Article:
Scenario 1: A landing page receives a high volume of traffic but also has a high bounce rate and low session time. This indicates users are interested in the topic since they visited the web page; however, quickly leave. There are several reasons why this could happen, including slow page load time, invalid CTA or irrelevancy, meaning the content did not answer their question or solve their problem. 

Scenario 2: After completing your content audit spreadsheet, you notice you have a lot of blog articles but little to no videos, case studies or other types of content. Additionally, most of your content is for the ‘awareness’ stage of the buyer’s journey and you only have a couple pieces of collateral for later down the funnel. An imbalance of content type or content related to buyer’s journey stage can cause a disconnect and result in loss of business. It’s best to offer a variety of content. 

Scenario 3: You notice a skew in performance based on buyer’s stage. For example, ‘awareness’ content generates a lot more site visits than conversions while ‘decision’ content receives less traffic and higher conversion rates. This is normal since each stage of the buyer’s journey has a different objective. 

To finalize your action plan, be sure to go back to the goals you set at the beginning of your content audit as they will help determine your priorities. If you were looking to improve your SEO, identify what keywords each blog is currently ranking for by analyzing your Google analytics. Posts that rank under the top three for their target keyword are good candidates for republishing. Create a keyword strategy for each blog so that you can optimize the content to achieve your goals. If you wanted to boost audience engagement, experiment with new content types like infographics, videos, or podcasts which typically generate more likes, shares, comments and mentions. If the goal was to increase conversions, optimize internal linking to lead buyers to the next stage. ‘Awareness’ content should link to ‘consideration content and ‘consideration’ content should link to ‘decision’ content.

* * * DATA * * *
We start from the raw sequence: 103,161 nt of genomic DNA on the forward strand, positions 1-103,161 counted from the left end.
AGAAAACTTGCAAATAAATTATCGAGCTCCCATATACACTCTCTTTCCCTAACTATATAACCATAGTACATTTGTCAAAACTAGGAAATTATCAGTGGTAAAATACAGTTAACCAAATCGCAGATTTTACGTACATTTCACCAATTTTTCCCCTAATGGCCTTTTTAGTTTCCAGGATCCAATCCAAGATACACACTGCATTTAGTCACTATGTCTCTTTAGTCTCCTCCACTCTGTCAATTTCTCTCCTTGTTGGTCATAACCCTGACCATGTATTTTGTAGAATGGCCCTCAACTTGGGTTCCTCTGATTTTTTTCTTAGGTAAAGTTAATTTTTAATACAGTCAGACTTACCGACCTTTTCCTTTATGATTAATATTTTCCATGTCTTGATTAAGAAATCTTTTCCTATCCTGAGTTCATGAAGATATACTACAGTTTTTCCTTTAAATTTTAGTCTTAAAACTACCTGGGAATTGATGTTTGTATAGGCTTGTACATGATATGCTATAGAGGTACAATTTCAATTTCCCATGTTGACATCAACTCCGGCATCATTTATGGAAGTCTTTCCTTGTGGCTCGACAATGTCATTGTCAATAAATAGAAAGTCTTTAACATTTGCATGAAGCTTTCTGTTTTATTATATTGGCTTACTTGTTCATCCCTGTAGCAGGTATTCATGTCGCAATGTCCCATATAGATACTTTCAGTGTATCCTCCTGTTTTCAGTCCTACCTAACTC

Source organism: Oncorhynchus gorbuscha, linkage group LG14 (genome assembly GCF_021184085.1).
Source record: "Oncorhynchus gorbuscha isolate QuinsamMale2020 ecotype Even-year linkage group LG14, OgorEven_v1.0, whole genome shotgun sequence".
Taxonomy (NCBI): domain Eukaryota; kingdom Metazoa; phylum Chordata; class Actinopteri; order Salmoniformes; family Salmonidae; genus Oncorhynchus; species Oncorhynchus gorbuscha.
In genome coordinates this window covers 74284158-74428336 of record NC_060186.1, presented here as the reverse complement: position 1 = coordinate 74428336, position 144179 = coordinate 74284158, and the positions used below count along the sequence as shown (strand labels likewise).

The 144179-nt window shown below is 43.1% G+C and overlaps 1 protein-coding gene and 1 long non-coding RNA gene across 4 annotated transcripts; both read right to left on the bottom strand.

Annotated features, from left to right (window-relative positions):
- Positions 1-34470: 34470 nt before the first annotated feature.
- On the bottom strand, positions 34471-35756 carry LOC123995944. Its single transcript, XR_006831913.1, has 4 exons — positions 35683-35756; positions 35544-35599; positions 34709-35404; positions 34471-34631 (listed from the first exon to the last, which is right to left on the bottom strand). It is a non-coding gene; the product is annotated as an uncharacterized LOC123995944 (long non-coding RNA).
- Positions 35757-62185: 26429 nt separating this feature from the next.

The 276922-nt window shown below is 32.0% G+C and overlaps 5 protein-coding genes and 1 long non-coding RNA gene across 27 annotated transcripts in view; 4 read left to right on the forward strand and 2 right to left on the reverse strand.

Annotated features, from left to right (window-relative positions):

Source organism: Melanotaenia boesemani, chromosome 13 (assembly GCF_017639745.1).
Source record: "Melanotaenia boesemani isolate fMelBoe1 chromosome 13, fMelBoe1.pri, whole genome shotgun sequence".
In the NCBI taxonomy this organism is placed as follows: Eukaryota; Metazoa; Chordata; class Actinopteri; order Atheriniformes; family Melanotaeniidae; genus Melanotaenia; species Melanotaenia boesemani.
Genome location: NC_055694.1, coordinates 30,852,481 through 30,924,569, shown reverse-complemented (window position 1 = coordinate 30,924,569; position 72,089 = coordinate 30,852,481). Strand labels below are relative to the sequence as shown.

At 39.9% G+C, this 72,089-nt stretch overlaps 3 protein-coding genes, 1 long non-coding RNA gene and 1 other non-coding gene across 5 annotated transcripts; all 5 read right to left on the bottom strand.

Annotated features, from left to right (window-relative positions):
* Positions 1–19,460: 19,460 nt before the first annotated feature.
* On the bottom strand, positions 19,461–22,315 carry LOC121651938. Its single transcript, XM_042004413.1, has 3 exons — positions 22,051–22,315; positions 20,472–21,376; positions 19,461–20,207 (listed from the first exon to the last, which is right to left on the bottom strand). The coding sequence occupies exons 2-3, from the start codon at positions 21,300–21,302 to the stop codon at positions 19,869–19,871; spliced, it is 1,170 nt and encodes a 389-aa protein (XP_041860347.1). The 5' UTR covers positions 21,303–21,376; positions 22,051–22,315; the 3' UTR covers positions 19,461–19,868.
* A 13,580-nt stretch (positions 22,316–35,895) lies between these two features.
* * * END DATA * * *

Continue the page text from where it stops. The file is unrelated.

Cleaning is never something we look forward to, but with these tips on how to conduct a content audit, you’re well on your way to a well-kept website that is sure to bring more traffic, greater engagement, and higher conversions! 

As you work to enhance your content marketing strategy, Multiview is here to help. Our SEO experts can work with you to improve your company’s organic search engine rankings and our team of content marketing specialists can help create custom content that is designed to show up in searches. 

Share This:

Newsletter Sign Up

Receive regular updates in your inbox.
Sign up for our newsletter!

Subscribe Here!

Discover more blog articles

 

In effort to allow more time for the advertising community to develop stable alternatives to third-party cookies, Google has made modifications to...

More

For marketers who think they can continue to milk data-driven advertising until third-party cookies phase out in 2023, the supply may run dry...

More

By 2022, it's expected that third-party cookies will cease to exist. This means 90% of web browser traffic will become un-trackable by 3rd party...

More

How can we help your business succeed

Complete the form and we'll connect with you right away.